The Search for a Secret Prison Camp; Reporters’ Queries Provoke Angry Serb Response

The Washington Post
August 13, 1992

BATKOVIC, Bosnia – Seeking to avert international censure, Bosnian Serb leader Radovan Karadzic has promised relief agencies and journalists free access to Serb-run detention camps here, but the four Serb militiamen had not gotten the message.

They were manning a roadblock a mile or two from the village of Klis in northeastern Bosnia, where local people say that more than 2,000 Slavic Muslim and Croat captives are being held at a clandestine prison camp. They say the camp was set up about two months ago and that its population is growing daily as new prisoners are shipped from other detention camps that have come under international scrutiny.

When two American journalists drove up to the roadblock today, the militiamen refused to let them pass. There was fighting ahead, the Serbs said, not prison camps. They were tense and brusque, and they were not impressed in the slightest when reminded of Karadzic’s pledge to let reporters and relief officials move about freely. They angrily waved their rifles. The journalists turned their car around and left.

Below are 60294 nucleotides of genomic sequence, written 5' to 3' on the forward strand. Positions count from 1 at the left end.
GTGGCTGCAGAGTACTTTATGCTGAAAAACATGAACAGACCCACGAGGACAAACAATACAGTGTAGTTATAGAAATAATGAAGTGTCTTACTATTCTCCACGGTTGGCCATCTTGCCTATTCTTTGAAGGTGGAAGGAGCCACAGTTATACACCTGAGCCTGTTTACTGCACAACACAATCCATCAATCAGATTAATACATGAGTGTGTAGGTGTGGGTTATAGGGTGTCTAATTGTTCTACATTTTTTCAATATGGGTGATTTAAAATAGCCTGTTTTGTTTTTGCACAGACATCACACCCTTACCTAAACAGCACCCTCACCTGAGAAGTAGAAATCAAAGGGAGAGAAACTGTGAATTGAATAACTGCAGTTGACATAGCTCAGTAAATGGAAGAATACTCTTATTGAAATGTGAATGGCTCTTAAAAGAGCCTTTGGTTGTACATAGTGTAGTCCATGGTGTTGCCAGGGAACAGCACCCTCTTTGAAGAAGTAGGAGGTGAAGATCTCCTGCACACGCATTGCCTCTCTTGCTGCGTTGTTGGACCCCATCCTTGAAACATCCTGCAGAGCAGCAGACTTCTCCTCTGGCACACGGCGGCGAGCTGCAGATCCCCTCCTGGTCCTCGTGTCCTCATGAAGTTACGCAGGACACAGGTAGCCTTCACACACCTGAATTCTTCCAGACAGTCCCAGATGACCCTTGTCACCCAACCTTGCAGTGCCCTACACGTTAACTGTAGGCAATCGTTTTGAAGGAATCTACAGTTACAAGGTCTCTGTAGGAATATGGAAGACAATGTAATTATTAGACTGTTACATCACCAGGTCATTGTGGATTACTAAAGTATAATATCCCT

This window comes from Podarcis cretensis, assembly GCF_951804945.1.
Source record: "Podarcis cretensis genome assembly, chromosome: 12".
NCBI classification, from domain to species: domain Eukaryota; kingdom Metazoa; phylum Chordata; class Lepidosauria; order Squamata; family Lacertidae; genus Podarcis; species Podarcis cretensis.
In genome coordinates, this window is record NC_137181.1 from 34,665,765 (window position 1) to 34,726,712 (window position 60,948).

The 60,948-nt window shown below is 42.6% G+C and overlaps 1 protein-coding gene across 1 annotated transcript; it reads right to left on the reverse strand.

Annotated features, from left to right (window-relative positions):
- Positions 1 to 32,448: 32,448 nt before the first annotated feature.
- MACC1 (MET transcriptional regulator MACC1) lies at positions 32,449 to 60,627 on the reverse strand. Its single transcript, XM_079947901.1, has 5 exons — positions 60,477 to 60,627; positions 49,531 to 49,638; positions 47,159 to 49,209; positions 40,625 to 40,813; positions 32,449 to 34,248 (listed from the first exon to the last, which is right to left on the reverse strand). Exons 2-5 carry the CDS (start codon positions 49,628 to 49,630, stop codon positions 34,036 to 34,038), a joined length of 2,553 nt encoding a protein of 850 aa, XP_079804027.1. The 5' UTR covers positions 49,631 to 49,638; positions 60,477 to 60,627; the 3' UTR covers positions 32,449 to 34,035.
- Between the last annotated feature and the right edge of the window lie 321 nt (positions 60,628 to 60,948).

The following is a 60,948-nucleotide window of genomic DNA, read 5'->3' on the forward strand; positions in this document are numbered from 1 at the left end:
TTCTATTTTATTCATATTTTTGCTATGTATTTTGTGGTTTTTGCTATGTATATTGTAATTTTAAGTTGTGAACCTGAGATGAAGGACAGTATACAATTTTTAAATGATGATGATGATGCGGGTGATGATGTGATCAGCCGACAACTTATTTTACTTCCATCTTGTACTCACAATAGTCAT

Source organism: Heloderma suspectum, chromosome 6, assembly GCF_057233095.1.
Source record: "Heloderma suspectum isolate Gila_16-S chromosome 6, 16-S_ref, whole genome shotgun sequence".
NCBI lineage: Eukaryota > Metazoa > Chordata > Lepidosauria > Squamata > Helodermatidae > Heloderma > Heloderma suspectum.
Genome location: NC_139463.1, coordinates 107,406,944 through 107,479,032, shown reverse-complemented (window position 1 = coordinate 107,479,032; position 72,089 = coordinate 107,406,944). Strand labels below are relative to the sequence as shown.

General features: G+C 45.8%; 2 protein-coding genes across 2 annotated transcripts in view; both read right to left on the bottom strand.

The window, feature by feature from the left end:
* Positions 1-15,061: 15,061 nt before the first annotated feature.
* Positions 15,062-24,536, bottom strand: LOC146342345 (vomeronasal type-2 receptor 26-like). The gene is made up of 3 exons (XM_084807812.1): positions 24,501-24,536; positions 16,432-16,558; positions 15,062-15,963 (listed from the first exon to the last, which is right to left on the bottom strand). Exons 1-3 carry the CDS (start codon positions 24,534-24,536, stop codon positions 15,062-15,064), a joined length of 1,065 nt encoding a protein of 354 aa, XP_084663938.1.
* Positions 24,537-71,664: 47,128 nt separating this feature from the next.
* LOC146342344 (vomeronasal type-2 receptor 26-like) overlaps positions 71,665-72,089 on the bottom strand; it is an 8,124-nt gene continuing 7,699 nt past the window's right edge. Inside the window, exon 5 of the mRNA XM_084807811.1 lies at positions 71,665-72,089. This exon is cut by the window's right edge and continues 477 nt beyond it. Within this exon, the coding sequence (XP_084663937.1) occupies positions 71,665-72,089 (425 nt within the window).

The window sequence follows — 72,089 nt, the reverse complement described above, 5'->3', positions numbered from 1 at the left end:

What was going on here? There were no sign of fighting ahead. There had been no reports of fighting anywhere in the vicinity. And it seemed odd that the only roadblock for 15 miles around was on a quiet country road supposedly leading to a quiet country village.

What followed over the next few hours left much of the puzzle unsolved, but it suggested that the local people are right, that there is something down that road that the Serb militiamen do not want outsiders to see, and that very likely it is a prison camp.

The episode also lends credence to suspicions among international relief officials and Western diplomats that leaders of the powerful Serb faction in Bosnia’s four-month-old territorial war are playing a shell game with the thousands of Muslim and Croat prisoners they have taken.